There is a special kind of farewell reserved for those who stay put while others set out. We stand firm but quiet on the threshhold, part envy, part relief, part pride, watching what comes from us, what goes from us: you.
These last weeks we have wrestled for position: your fear and impatience against our irritation and loss. We cling, we shove, we write each other off, take hot offense. This might be a nest that must be soiled. We are all tired.
At graduation I will sit in the sun and squint. I will watch the podium and see another year in four-foot numbers nailed above the dignitaries, the people who don’t even know you, but who will shake your hand and hold out your diploma and you will smile.
I will hear your speeches, given and ungiven, speeches where you say how much we’ve meant to you, how you’re sorry for everything, how you’ve waited till now to tell us. Girl graduates will knock caps crooked, hugging each other.
I will hear those other speeches, too, speeches equally true, equally false where you look out over our rows and shout “We made it in spite of you bastards!” Bare-footed classmates will stand, fists in the air, cheering.
Here’s my speech to you, class of 2006. Here’s where I say how lovely it is, how cruel, to watch the mortar boards in air, falling, to walk toward the blue gowns lined up like the squares of a human sidewalk, looking for my handprint, my tiny initials.
The mark was so clear at the time, and I was so sure I put it there somewhere.
FORTIETH HIGH-SCHOOL REUNION by J. Kates for Bob Klein, et al. Strong winds have tumbled a funeral home skullcap Across Harvard Street. How easy it is To find emblems of mortality wherever we choose, If mortality is what
We’re looking for. All too often, in the evening, I’ve caught myself thumbing the obituaries And subtracting birth-years. In college magazines Our class notes march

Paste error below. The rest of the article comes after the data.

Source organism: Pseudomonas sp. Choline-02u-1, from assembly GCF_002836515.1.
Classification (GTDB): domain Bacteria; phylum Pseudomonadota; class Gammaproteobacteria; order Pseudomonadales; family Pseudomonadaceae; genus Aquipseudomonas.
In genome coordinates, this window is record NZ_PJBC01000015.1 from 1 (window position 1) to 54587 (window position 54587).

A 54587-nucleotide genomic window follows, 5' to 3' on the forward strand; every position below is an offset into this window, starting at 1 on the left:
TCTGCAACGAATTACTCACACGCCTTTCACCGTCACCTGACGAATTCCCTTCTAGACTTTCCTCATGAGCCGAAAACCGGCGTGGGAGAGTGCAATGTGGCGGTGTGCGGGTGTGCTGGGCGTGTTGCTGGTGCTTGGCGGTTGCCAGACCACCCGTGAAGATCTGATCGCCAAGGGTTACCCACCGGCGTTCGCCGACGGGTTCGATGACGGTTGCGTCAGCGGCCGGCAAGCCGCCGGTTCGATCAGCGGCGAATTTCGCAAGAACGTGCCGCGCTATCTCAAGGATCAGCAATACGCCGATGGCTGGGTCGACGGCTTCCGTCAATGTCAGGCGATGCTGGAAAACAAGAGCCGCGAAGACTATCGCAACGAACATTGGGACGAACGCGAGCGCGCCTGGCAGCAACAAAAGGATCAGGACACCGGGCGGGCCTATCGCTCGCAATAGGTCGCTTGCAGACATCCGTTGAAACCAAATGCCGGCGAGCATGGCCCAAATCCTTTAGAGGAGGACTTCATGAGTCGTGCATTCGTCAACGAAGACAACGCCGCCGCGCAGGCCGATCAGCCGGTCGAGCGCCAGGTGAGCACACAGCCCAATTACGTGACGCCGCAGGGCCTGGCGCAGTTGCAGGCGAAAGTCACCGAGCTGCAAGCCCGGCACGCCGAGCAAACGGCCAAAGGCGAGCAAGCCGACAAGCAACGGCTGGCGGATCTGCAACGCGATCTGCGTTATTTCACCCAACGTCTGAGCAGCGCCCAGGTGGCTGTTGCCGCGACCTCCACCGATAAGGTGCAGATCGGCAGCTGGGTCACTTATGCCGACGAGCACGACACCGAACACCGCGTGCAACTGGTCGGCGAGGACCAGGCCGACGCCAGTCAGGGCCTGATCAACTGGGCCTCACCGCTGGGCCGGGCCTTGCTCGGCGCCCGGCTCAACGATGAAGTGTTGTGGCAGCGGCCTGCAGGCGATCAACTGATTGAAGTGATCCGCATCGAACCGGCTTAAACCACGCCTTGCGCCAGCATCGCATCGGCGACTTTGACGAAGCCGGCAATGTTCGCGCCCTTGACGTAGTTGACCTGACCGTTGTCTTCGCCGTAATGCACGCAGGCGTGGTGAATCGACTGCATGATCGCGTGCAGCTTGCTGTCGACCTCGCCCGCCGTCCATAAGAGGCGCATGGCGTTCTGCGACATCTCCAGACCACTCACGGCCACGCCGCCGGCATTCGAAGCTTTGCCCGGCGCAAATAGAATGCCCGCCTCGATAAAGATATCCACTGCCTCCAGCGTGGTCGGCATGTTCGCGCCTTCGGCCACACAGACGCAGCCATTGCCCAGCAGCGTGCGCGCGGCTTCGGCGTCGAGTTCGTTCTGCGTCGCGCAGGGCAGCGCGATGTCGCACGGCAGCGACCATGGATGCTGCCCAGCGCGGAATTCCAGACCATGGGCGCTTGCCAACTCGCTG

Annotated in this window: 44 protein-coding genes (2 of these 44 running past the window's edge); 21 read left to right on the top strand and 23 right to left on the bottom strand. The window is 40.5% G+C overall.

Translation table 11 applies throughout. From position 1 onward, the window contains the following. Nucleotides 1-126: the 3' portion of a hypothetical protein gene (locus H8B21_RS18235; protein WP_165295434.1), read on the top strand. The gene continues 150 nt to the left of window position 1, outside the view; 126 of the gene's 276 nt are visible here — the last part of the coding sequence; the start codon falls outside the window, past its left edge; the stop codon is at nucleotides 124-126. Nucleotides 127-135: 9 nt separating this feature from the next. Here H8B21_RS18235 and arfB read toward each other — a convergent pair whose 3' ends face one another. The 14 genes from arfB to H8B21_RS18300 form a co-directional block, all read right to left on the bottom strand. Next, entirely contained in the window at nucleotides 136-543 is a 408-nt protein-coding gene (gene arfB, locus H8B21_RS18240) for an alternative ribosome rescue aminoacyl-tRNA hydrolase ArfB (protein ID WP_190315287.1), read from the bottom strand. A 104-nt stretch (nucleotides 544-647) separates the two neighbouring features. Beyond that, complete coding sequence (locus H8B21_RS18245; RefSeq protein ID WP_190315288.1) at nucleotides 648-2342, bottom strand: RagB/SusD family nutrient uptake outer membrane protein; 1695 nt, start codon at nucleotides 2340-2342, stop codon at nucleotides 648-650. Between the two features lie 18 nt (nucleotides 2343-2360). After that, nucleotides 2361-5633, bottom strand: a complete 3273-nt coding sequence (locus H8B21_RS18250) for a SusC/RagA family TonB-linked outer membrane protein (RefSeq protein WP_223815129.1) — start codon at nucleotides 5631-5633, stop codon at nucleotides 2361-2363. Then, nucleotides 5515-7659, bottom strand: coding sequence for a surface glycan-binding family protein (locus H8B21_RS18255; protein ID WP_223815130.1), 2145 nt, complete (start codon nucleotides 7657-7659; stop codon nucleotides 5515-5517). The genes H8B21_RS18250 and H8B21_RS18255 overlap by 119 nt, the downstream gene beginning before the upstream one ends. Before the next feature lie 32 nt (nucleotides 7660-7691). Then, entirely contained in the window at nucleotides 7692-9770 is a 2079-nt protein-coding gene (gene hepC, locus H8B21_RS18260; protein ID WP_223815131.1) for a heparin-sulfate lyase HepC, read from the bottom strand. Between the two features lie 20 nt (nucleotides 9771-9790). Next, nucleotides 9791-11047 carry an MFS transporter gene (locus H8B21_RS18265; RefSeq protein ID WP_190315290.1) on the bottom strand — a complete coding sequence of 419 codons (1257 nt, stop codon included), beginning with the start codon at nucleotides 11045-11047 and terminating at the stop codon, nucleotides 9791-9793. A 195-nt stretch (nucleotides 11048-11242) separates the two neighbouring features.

Inexorably forward from the back pages Toward the table of contents. My pocket address-book Used to be filled with the scratched out trails Of migration,
But nowadays the moving finger presses delete when old friends fly off into electronic oblivion. It’s not a new history, nor is it uniquely ours, We who have gathered
Like a beleaguered battalion, to survey the ground won And tally comrades lost. We share our rations. Forty years ago, we eyed each other with questions, Who will go where?
What will you do with the rest of your life? The words Are what they always were. Only the answers Have changed. And we can find emblems of vitality Wherever we choose --
The black skullcap is not tumbling in a strong wind, It dances through a break in the traffic and swirls Safely onto an opposite sidewalk. Its smooth satin Luxuriates in the sun
And comes to light at the feet of a classmate So altered by the decades of our lives that we pass Daily on the street or sit back to back in a coffeeshop Ignorant of each other.
THERE'S NOTHING NEW UNDER THE SUN by Bambi Good
On this icy, stormy afternoon when the mail does not arrive, I remember Mrs. Weigel’s fifth grade classroom where, bolted to the floor were one-size-fits-all chairs and matching desks with initials deeply incised, five rows across, seven seats to a row. All year I sat behind Mark, hair black as mine, wishing that he was as aware of me as I was of him, treasuring the day that he wrote for me on a piece of unlined paper the words to “We Ain’t Got a Barrel of Money.”
We “did” the “Communication Unit” and learned the Postmaster’s Creed, “Neither snow nor rain nor heat nor gloom of night stays these carriers from the swift completion of their appointed rounds,” the creed of the horsebacked mail carriers under Xeres I of Persia, not of the U.S.postal system at all.
We prepared for the apocalypse by lining up, two by two, boys with the boys and girls with the girls, to make our way slowly down the worn stone stairs to the basement of the old John D. Runkle School where we crouched, hands intertwined behind heads forcing our faces to the ground, maybe so we wouldn’t observe the impending horror.
“There’s nothing new under the sun,” Mrs. Weigel intoned as we studied the Babylonians, Marconi, Eli Whitney. Did that mean, I wondered, that typewriters were the same as the chisels used to carve pictographs in caves? Or, perhaps, that our television was like the smoke signals of the American Indians? Did that mean that Mrs. Paul’s frozen fish sticks had been frozen by our forebearers in the Ice Age or was it to make clear to us that we had no hope of ever creating anything new ourselves?
A ten-year old child, I thought that perhaps purple-permed, curly-haired, stooped Mrs. Weigel told us “There’s nothing new under the sun,” because she was not so new herself.